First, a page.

Avigdor Lieberman says that as part of his coalition negotiations he is seeking a “solution” to Gaza. Those words surely scare Palestinians. Moshe Ya’alon echoed that, speaking to 124 a month ago: Netanyahu has refused to do any escalation in Gaza for political reasons. Netanyahu has been “restrained” since spring 2018. “We are going to change it.” How? Ya’alon calls for targeted assassinations.

Hawkishness is trending in Israel. Here in the same vein is Yossi Alpher of Peace Now saying that Netanyahu’s political selfishness is undermining security, because the political chaos is encouraging Iran, and it may well attack Israel. And Israel will be all alone. “Israeli civilian rear and infrastructure could suffer truly serious casualties. Israel’s anti-missile defense systems could be overwhelmed.”

Update: Palestinian parties feature in this analysis of Israeli coalition building by Eli Kowaz, but as a bargaining chip. An implicit threat by the left to include Arab parties in the voting support for a governing coalition would cause Likud members to defect from Netanyahu at last so as to block such a possibility.

Philip Weiss

Philip Weiss is Founder and Co-Editor of Mondoweiss.net.

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44 Responses

  1. JLewisDickerson on October 10, 2019, 1:14 pm

    RE: Avigdor Lieberman says that as part of his coalition negotiations he is seeking a “solution” to Gaza. Those words surely scare Palestinians. Moshe Ya’alon echoed that, speaking to 124 a month ago: Netanyahu has refused to do any escalation in Gaza for political reasons. Netanyahu has been “restrained” since spring 2018. “We are going to change it.” How? Ya’alon calls for targeted assassinations. ~ Weiss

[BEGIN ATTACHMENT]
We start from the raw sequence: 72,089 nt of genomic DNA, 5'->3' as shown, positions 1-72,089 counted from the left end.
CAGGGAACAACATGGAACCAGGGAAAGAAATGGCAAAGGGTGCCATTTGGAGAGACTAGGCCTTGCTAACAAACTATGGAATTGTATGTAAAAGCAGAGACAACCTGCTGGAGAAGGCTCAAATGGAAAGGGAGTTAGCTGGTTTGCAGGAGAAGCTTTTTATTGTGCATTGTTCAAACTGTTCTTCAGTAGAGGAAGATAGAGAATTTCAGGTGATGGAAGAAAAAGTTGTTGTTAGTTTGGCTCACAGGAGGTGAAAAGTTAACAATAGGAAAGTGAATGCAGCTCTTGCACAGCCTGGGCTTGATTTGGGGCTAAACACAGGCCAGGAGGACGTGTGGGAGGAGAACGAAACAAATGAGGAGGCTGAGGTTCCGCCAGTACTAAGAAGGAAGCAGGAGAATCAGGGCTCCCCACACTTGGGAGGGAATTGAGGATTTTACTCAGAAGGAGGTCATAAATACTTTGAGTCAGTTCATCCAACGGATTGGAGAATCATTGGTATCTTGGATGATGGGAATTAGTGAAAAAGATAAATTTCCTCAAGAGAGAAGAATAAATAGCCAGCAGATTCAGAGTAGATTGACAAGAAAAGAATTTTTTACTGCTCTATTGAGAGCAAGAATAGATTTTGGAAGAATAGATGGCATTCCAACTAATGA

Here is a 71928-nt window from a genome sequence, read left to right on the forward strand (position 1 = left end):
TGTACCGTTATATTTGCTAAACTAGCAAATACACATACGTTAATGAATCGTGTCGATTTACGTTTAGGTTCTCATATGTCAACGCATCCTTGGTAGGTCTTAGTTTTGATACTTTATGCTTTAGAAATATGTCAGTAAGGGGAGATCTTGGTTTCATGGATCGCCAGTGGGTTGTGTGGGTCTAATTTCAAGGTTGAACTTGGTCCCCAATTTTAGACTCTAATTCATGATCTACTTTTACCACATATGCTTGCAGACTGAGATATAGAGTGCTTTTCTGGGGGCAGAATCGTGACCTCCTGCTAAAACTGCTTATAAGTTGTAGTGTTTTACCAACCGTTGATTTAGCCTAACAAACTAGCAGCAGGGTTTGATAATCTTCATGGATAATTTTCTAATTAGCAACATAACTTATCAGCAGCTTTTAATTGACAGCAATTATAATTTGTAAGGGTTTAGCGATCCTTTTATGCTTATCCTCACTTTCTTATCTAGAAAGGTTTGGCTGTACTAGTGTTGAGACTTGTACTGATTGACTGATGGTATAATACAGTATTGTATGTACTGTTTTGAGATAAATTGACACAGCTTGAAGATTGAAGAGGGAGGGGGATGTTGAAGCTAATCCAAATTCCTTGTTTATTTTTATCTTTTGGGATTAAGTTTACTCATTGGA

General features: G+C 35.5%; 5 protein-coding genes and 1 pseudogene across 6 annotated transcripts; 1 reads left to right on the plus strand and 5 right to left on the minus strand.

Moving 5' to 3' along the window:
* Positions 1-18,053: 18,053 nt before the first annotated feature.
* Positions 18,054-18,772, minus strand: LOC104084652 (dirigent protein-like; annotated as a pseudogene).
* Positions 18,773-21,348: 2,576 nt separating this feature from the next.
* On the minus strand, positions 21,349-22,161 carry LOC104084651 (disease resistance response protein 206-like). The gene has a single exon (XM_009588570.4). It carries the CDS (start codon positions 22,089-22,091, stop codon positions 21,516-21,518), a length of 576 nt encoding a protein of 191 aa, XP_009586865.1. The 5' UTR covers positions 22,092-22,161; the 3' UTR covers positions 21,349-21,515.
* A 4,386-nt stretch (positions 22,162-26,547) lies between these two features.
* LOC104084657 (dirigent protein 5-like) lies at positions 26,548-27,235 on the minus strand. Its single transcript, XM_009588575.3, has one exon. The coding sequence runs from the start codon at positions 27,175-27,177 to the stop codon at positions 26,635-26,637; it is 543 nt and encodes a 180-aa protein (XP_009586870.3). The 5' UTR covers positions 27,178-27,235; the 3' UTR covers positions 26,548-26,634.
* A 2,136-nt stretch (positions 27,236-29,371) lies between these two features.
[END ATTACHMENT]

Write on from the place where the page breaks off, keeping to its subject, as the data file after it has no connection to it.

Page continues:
THE ‘ULTIMATE DEAL’:

    A leaked document of “main points” from the Trump administration’s so-called “deal of the century” was published today by Yisrael Hayom . . .
    . . . If the PLO accepts the plan and Hamas or Islamic Jihad in Gaza reject it, the document warns “the U.S. will back Israel to personally harm leaders of Hamas and Islamic Jihad” in a future escalation, and will hold Hamas’ leadership “responsible in another round of violence between Israel and Hamas.” . . .

    SOURCE – https://mondoweiss.net/2019/05/demilitarized-palestine-palestinians/

  2. wondering jew on October 10, 2019, 3:24 pm

    A “security” attitude vis a vis Iran, should not be confused with an “assassination” policy in Gaza. Iran (see Thomas Friedman) recently attacked Saudi oil fields with sophisticated drones and this must of necessity lead to all enemies of Iran to fear. Regarding Gaza, the goal of defeating Hamas is IMO not in the realm of likelihood and the policy of assassination is just a further attempt at defeating Hamas, which I regard as outside the realm of possibility.

    To call both attitudes hawkishness is to adopt a kumbaya attitude. Gaza is the home of refugees and under siege for over a decade and a solution that does not resort to violence is rather clear (see Gershon Baskin). Iran is a sworn enemy of Israel for a variety of reasons and has recently shown its intention to push things to the limit because Trump has shown he can be pushed around (by everyone but the US Congress and the US constitution.) To confuse realistic hawkishness with unrealistic hawkishness reveals an attitude without nuance, not useful to anything but propaganda advocates.

    • Mooser on October 10, 2019, 4:48 pm

      “and the policy of assassination is just a further attempt at defeating Hamas” “wj”

      Just another tool in the arsenal of Jewish democracy.

    • RoHa on October 10, 2019, 10:21 pm

      “Iran (see Thomas Friedman) recently attacked Saudi oil fields with sophisticated drones …”

      I’m sure you have good reason to believe that.

      I can only see that the Houthi said they did it with the help of Saudi people. We know the Houthi have drones, we know they use them to attack Saudi targets, and if they have inside help, it seems quite possible for them to sneak them into SA and send them off from somewhere fairly close to the target .

      And I notice that the people claiming Iran did it have a shaky record for trustworthiness.